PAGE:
My co-pastor Brad and I have had numerous conversations about how we want to make sure we don’t over program the church so that people would be able to live missional lives. Our thought has been that in our past experiences, being part of the church meant going to so many “church” things that one was left with little time to share his/her faith. For example, when I was in high school in youth group my schedule was like this:

Monday – AWANA leader
Tuesday – Youth Group
Wednesday – Bible Study
Thursday – nothing…
Friday – Either a “youth event” or “out with my youth group friends.”
Saturday – nothing
Sunday – Church in morning and church at night.

So, the only nights that I had free were Thursday night and Saturday night. The other nights were all spent in church activities. (Don’t get me wrong, these were worthwhile activities. Serving kids, learning the Bible, youth group, Christian fellowship, etc. are ALL GOOD THINGS!).

But, notice something. For the most part, these were things that were focused inward toward the Christian. (Yes, there was a definite push for me to invite my friends to church, but there was not too many examples being encouraged to go to my friends).

Take this typical Christian life, lots of Church related activities and you don’t get a lot of time to incarnationally live the out the message of Jesus. As I just said, all of the time was either taking care of my spiritual self through bible study (which again, IS NOT A BAD THING!) or asking my friends to come to church (again, not a bad thing!). The problem lies in that there is very little time for me to go live incarnationally, with and among my friends in their worlds and lives outside of my time at school.

Like I said earlier, Brad and I have said often that we need to be sure not over program the church so people can live incarnationally with their neighbors.

I realized in the shower yesterday (where I do my best thinking) that there is a significant problem with this thought.
Why are “church things” automatically not vied as incarnational?! Why does being part of a church event mean we have to remove ourselves from the world?

I think the problem lies not so much in HOW MUCH we program, but WHAT we program. If all of our “ministries” are focused inwardly we definitely do have to be careful not to program too much, because then we create little subcultures of Christians. BUT, if more of our church programs were focused on relating to the world and being Christ in it, than maybe we wouldn’t have to worry about over programming.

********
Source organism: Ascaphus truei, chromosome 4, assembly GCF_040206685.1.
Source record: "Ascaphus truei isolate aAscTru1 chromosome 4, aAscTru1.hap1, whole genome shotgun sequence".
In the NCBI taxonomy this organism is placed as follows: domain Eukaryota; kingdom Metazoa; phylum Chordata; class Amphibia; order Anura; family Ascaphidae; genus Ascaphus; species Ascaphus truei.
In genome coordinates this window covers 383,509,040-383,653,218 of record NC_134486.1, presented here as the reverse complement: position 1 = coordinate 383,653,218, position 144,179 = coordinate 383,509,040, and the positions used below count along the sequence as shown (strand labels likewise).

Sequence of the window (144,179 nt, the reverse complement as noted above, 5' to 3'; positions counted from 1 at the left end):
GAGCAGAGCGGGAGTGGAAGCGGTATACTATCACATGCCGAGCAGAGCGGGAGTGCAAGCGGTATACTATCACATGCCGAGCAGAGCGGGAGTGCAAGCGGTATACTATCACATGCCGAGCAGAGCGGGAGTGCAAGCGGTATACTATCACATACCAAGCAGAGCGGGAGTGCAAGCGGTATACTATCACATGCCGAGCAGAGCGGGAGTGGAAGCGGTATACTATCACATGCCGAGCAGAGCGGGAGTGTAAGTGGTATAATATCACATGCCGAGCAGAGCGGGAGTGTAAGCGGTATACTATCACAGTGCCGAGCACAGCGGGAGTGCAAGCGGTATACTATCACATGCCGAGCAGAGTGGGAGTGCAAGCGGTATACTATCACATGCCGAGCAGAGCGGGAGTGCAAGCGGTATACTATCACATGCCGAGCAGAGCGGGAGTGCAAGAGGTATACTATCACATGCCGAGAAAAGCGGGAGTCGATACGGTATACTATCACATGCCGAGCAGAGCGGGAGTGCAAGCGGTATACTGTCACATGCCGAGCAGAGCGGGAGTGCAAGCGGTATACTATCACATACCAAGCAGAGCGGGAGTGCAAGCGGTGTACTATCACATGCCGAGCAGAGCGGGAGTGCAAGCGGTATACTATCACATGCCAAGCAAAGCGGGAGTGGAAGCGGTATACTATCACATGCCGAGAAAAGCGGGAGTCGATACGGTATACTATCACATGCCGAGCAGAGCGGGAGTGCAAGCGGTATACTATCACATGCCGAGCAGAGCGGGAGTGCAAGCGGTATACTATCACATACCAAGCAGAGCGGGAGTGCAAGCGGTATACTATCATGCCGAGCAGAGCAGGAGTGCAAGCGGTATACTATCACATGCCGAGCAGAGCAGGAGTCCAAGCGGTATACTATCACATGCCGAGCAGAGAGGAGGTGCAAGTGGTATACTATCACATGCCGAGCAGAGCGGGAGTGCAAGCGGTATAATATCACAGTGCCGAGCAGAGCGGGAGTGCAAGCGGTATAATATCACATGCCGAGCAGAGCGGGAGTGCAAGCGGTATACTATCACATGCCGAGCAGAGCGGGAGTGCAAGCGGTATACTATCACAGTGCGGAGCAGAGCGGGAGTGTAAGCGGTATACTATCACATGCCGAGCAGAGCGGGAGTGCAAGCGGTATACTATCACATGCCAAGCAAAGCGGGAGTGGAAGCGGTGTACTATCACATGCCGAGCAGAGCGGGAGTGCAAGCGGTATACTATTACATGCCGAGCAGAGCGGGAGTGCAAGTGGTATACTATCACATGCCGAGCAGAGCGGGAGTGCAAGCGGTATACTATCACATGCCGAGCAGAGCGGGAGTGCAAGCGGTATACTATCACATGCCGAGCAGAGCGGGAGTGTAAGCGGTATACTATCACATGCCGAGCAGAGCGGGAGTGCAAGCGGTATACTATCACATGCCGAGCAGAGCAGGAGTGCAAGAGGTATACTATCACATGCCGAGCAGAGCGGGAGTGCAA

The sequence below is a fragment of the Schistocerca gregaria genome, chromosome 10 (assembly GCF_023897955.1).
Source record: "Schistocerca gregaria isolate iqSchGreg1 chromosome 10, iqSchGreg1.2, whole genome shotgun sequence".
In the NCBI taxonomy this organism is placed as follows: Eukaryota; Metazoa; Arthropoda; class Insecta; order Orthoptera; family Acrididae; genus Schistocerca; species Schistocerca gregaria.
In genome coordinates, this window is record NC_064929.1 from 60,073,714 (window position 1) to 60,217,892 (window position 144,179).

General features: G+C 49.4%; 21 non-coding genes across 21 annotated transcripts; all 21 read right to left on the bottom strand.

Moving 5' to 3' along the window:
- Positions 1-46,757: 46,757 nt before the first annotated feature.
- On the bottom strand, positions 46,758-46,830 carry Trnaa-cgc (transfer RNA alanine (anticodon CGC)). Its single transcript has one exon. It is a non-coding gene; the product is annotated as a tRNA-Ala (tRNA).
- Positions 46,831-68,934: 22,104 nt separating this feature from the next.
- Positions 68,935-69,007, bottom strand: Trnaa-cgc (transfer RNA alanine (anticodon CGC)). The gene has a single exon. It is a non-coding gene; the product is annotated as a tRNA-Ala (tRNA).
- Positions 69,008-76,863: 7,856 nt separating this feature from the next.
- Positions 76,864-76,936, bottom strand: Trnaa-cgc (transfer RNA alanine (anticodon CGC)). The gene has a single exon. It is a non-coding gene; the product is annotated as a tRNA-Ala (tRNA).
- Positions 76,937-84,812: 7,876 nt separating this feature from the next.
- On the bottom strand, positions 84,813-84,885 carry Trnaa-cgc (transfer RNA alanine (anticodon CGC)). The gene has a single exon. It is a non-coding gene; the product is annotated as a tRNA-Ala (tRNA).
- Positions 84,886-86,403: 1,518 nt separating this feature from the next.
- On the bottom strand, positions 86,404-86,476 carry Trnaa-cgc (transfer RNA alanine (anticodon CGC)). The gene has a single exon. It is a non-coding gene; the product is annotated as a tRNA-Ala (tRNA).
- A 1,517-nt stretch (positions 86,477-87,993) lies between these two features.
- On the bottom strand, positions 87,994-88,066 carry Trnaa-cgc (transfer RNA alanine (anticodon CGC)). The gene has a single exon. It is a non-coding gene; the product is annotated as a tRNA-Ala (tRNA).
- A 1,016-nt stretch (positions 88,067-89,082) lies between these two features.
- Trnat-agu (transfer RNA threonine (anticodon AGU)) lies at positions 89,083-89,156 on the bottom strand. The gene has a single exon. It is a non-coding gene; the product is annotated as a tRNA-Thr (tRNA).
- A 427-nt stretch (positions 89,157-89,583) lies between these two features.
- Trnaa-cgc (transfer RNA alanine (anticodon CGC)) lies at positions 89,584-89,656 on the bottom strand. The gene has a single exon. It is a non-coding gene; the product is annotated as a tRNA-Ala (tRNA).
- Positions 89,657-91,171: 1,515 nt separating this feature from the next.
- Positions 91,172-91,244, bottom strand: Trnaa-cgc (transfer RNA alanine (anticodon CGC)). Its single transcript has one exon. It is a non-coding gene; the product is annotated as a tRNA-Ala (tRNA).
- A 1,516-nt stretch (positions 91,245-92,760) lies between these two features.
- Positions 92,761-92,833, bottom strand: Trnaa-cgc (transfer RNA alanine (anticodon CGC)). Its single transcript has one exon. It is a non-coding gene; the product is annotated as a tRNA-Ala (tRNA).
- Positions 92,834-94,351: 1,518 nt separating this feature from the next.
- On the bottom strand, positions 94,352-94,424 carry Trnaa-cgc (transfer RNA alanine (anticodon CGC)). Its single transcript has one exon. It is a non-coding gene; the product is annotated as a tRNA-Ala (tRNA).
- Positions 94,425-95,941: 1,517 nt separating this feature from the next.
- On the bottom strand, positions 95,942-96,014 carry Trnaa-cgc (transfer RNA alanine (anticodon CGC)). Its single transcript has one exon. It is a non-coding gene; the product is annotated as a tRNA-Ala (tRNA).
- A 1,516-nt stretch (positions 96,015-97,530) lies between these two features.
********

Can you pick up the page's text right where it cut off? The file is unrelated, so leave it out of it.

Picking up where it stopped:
What do you think? Make sense?

Perhaps we our problem lies in the fact that we view the church things as “spiritual” and the non-church things as “secular.” Perhaps, we distinguish too strong a line between times of “spiritual growth” and times of “outreach.”

In “A Spirituality for the Road” Bosch writes that we should not see our role as

“not fleeing the city, but being sent by God into the heart of the city and its turmoil…the two are absolutely indivisible (secular and spiritual). The involvement in this world should lead to a deepening of our relationship with and dependence on God, and the deepening of this relationship should lead to increasing involvement in the world.”

The church at the same time is called out of the world and sent into the world. these are not two separate movements but one. The idea therefore is not of balance but of tension. it is not a case of establishment of an equilibrium. Rather, the church’s being called out of the world sends her into the world; her being sent into the world calls her out of the world.”

If we don’t live in this tension, we risk the gospel becoming either totally secular or completely isolated. Either way is equally bad. That is why he writes that we don’t try and balance, we live in the tension. In programming a church, we must keep this tension in mind else we either totally isolate ourselves from the rest of the world or we get so “in the world” that the gospel looses its power…